Elizabeth Warren cutting back Nevada, South Carolina ads, pinning hopes on Super Tuesday

A disappointing night for Sen. Warren who will likely finish a distant fourth in New Hampshire, the Democratic candidate visited several polling places across the state on hopes of getting support for her campaign

Warren finished behind surging Amy Klobuchar in New Hampshire

Elizabeth Warren, who fared poorly in the nationally ridiculed Iowa Democratic caucus and Tuesday’s New Hampshire primary, is reportedly pulling several hundred thousand dollars in ads in Nevada and South Carolina, the next two battlegrounds.

Warren has canceled more than $500,000 in campaign ads in South Carolina and $60,000 in Nevada, according to Kantar Media data.

Later reports Wednesday said Warren did not cut all of her Nevada advertising.

Ad Analytics, which tracks political spending, tweeted Wednesday the Massachusetts senator was cutting spending in Nevada and South Carolina, where voters head to the polls to pick their top Democrat among a dwindling field of candidates on Feb. 22 and Feb. 29, respectively.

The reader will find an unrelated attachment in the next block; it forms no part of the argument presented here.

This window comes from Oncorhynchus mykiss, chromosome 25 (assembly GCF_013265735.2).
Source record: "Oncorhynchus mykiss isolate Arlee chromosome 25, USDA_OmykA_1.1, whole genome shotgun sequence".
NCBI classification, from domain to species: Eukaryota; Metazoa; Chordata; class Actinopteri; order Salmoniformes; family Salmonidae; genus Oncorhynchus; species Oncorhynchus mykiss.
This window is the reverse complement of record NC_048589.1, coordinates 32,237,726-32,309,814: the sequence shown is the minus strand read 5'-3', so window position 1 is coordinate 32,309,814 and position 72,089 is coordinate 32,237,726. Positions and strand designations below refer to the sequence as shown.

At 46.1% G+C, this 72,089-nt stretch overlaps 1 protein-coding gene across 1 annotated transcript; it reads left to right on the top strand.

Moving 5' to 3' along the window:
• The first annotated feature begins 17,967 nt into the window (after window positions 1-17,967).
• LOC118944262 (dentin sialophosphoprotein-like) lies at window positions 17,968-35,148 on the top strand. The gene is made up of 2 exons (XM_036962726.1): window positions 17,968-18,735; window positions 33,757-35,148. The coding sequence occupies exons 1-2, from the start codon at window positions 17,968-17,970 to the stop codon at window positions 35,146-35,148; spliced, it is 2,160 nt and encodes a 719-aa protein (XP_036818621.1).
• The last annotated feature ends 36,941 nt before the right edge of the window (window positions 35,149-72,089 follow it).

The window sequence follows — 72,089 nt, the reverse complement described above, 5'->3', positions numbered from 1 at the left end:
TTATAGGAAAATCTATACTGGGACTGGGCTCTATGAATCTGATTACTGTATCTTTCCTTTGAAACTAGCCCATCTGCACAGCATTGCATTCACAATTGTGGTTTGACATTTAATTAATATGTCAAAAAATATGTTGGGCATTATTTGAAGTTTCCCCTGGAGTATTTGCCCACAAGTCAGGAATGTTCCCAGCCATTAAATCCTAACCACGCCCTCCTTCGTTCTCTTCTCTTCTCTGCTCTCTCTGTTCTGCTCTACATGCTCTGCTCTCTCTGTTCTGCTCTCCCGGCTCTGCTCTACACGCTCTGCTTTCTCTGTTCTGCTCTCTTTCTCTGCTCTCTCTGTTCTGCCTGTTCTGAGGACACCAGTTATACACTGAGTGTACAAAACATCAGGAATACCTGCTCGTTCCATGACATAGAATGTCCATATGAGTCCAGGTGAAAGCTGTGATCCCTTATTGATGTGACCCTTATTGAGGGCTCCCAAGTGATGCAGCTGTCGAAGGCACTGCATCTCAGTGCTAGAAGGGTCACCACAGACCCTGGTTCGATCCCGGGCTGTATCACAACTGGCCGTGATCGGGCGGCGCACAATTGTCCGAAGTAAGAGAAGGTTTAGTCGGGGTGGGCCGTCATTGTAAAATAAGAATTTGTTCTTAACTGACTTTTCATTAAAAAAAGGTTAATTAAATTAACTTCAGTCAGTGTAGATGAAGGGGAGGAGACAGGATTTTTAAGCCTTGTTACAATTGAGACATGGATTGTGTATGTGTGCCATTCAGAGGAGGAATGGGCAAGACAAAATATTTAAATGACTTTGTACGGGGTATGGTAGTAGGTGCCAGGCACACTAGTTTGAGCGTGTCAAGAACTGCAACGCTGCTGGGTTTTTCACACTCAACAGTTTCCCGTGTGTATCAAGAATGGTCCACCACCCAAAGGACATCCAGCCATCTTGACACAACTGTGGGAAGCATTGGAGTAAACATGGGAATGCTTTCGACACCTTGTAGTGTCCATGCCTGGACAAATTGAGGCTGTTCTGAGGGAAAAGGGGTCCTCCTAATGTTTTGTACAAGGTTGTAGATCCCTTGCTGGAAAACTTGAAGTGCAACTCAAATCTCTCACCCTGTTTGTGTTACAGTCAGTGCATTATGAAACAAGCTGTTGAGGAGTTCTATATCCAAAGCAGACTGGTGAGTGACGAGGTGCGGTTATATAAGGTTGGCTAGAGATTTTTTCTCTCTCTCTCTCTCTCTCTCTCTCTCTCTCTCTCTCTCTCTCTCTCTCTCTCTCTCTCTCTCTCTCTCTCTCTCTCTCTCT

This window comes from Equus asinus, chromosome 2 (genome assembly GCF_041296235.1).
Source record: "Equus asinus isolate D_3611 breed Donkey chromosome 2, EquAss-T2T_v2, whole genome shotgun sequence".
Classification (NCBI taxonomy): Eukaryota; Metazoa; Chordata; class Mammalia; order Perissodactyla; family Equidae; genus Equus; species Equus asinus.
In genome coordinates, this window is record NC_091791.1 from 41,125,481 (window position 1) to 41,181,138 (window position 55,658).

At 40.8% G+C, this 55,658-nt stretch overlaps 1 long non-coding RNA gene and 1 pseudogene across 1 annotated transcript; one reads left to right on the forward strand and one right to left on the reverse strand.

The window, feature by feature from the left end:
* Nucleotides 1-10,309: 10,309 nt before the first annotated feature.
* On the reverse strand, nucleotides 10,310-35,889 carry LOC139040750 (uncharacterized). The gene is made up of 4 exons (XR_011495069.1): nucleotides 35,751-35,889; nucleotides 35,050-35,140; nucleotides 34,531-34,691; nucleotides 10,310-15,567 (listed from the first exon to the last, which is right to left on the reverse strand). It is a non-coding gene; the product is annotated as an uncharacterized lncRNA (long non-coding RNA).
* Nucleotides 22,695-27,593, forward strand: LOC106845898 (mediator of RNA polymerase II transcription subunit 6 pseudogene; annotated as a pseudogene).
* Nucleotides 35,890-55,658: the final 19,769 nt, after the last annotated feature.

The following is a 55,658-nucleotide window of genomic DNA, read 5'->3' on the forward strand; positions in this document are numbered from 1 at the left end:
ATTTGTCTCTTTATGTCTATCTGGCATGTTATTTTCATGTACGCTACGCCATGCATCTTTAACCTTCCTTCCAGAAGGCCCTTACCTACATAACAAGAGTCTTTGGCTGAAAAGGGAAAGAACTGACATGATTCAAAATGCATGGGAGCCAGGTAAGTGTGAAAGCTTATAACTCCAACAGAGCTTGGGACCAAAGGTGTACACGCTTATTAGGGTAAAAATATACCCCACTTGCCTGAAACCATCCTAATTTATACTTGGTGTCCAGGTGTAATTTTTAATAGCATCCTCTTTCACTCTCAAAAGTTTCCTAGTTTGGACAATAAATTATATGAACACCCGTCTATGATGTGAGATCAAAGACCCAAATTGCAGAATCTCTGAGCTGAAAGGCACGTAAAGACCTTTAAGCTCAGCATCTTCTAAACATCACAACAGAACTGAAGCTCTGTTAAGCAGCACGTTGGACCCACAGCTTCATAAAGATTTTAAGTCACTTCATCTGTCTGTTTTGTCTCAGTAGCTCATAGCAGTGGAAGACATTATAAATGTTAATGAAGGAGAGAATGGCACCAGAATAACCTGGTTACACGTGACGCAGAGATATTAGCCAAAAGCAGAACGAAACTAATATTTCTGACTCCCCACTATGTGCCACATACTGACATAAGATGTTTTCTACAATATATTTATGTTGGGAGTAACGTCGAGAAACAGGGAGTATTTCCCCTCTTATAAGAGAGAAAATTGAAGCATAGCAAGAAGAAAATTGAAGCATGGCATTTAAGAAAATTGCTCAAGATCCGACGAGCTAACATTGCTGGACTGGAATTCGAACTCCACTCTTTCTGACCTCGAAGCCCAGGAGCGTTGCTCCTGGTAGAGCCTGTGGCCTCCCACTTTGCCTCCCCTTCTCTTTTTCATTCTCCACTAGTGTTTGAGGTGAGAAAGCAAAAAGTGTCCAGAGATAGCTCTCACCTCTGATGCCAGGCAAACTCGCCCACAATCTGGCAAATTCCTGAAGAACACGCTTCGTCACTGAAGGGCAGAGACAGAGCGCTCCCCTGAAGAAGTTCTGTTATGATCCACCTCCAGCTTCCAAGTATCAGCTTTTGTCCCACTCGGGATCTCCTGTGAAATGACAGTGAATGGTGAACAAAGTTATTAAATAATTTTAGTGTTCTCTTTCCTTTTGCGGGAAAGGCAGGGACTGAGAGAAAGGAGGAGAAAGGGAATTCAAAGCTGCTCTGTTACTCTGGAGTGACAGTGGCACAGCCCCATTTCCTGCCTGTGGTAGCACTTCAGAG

Warren finished fourth in New Hampshire behind a late-surging Amy Klobuchar, with 9% of the vote.

Sensing a poor showing, former Vice President Joe Biden canceled a Tuesday night New Hampshire rally and headed instead to South Carolina, a state he is predicting he will win Feb. 29. Biden finished behind Warren with 8%.

»Important 2020 election days you need to know

Warren and Biden may be aiming their hopes at Super Tuesday on March 3, when 14 states will hold primaries.

Colorado Sen. Michael Bennet and tech entrepreneur Andrew Yang ended their White House bids Tuesday night. Former Massachusetts Gov. Deval Patrick ended his campaign Wednesday.

»Full results of New Hampshire primary

Early voting in Nevada's Democratic caucus begins Saturday and finishes Feb. 22. For early voting, the state party will use new paper-based balloting for its early vote as it scrambles to reconfigure plans and avoid tech problems and reporting delays that mired Iowa's first-in-the-nation caucuses.

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